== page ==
The last option doctors recommend for paying for med school is one that sits on a personal level. However, it is not an option that will work for all students. That is because there has to be money within the family for you to be able to access it. This is easy for students who have generous, well-to-do parents, a rich uncle, financially stable relatives elsewhere in the family, or other benefactors who are keenly interested in helping you to reach your med school goals. According to Dr. Beddingfield, “You may be surprised to learn as you go through medical school how often this option is used.”
For students with the means to fund their education by going this route, there are many benefits. There are also perks for those who have provided you with the money needed to prevent you from having the burden of a long-term series of loan repayments. One such bonus is tax benefits. Plus, financial support from family does not have to be in gift format, either. Some families opt for loaning tuition money on the promise that it gets paid back after the student is a practicing physician. The major benefit to the student in this type of arrangement is that there won’t be an interest charge or a very low one in place.
Personal savings are another way to pay for med school costs without having to seek a federal or private loan. One way to make this happen is to create a modest budget and sticking to it while attending medical school. It may mean going without a few things, but it will help you to save a little and put you in a better financial position to pay back any existing loans down the road. And as Dr. Doggett states, “Some of this lifestyle change will inevitably come with life as a medical student, anyway.” She adds, “One advantage to being so busy is that there is little time to spend money, and this is a good thing on a limited income.”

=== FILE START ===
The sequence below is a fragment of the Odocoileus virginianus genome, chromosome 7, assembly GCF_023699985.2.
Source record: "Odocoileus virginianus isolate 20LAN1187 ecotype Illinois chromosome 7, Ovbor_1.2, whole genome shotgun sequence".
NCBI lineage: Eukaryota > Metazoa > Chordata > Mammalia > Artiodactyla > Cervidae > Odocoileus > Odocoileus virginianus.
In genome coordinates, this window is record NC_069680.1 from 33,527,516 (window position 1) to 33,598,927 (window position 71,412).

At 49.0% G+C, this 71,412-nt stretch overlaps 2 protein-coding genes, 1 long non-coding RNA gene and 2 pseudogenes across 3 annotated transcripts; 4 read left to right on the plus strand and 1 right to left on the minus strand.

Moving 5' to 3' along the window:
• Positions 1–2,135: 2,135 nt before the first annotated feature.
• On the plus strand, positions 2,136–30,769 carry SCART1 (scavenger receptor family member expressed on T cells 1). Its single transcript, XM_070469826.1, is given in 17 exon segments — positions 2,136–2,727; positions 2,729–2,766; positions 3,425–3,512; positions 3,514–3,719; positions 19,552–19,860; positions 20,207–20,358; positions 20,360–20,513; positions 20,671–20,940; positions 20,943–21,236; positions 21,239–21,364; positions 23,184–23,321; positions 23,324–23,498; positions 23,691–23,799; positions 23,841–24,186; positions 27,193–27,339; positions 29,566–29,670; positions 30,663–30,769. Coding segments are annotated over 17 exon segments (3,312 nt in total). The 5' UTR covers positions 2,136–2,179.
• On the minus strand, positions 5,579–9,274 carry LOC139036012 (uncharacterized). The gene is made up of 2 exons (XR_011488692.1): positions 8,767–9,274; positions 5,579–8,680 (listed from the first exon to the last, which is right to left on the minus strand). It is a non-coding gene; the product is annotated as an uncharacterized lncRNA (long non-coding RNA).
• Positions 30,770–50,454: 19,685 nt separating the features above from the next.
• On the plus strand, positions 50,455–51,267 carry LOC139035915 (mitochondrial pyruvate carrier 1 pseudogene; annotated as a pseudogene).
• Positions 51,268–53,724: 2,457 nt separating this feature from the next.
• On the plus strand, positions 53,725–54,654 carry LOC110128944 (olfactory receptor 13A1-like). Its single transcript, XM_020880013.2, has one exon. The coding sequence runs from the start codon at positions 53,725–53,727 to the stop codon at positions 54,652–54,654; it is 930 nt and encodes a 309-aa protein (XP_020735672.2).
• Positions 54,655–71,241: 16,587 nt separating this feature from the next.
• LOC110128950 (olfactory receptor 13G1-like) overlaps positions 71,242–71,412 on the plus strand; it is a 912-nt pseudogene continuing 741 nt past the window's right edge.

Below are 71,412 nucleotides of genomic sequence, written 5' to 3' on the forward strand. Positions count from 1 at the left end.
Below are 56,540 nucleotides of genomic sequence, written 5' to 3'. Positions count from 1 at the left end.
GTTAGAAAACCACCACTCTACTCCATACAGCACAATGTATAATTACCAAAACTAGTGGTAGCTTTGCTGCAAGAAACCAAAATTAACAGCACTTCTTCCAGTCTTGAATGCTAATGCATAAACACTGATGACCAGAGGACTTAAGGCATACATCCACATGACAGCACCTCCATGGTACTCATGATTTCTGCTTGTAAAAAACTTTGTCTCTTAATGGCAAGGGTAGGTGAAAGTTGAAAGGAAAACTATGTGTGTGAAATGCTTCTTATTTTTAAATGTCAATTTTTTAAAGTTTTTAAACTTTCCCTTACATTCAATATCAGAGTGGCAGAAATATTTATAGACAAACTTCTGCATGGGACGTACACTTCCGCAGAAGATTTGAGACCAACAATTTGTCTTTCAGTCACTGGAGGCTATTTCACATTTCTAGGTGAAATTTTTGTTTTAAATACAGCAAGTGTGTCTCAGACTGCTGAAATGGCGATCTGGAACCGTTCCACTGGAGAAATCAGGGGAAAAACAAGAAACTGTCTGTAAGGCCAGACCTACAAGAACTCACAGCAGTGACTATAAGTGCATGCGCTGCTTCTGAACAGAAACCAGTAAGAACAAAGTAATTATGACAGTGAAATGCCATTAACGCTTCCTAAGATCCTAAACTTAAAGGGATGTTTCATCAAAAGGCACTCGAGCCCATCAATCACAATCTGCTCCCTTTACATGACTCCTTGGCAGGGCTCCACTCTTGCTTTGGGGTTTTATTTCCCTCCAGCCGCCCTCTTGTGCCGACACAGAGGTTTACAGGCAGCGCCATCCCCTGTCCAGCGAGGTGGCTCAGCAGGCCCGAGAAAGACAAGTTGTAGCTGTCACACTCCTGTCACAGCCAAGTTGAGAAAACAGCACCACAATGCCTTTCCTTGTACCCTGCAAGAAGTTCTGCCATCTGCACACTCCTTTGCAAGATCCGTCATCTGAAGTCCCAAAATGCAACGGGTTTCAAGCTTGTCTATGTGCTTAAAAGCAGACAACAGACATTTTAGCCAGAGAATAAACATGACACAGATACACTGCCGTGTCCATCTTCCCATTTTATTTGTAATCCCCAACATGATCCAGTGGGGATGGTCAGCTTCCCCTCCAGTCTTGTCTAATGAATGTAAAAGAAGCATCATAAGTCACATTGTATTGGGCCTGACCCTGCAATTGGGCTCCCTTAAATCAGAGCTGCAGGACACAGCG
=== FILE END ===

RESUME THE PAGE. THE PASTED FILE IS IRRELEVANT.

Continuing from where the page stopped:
Asking for money to pay your med school student loans may feel a bit awkward at first, but you have to look at the situation as more than you require financial assistance. You are investing in your future, and once you graduate and start practicing as a doctor, the ability to pay those loans will be much easier. So, essentially, the time between med school and paying off those loans will be just a short part of your life and will lead to a successful, profitable, and rewarding career. This is why you should never let seeking financial assistance cause you to feel anything that harms your self-confidence.
It is natural to be shy about approaching family for money. It will also feel embarrassing to apply for a federal loan or doing the research required to find a scholarship you qualify for if you are not at the top of your class. What you should keep in mind is that you are not alone. All med school students have had to find ways to finance their schooling that may have been more creative than what you will end up doing. Also, you won’t be the only student on campus with loan payments that you will be taking into your future. Fortunately, there are ways to reduce or eliminate those payments, too.
The road to becoming a practicing physician has potholes, detours, and side trips. One way to ensure that you get to your destination safely and as financially stable as possible is through the exercise of seeking assistance in covering tuition and other expenses while in medical school. There are three main options to do this that doctors recommend as being the most effective ways to pay your way through schooling. These methods include scholarships, student loans, and personal or family savings. Each has specific qualifications that must be met to be eligible to receive any form of assistance.
For scholarship programs, the best students gain access to larger and more options. If you choose to go the route of student loans, there is the possibility that loan forgiveness options exist somewhere down the road after you have managed to pay off some of the debt. And, finally, students will families that can afford to cover the cost of med school may either be gifted the money or have a loan that won’t require repayment until they are established in their medical practice. Regardless of how you intend to fund your education, it is comforting to know that options exist that will take some pressure off of dealing with the cost of a medical career.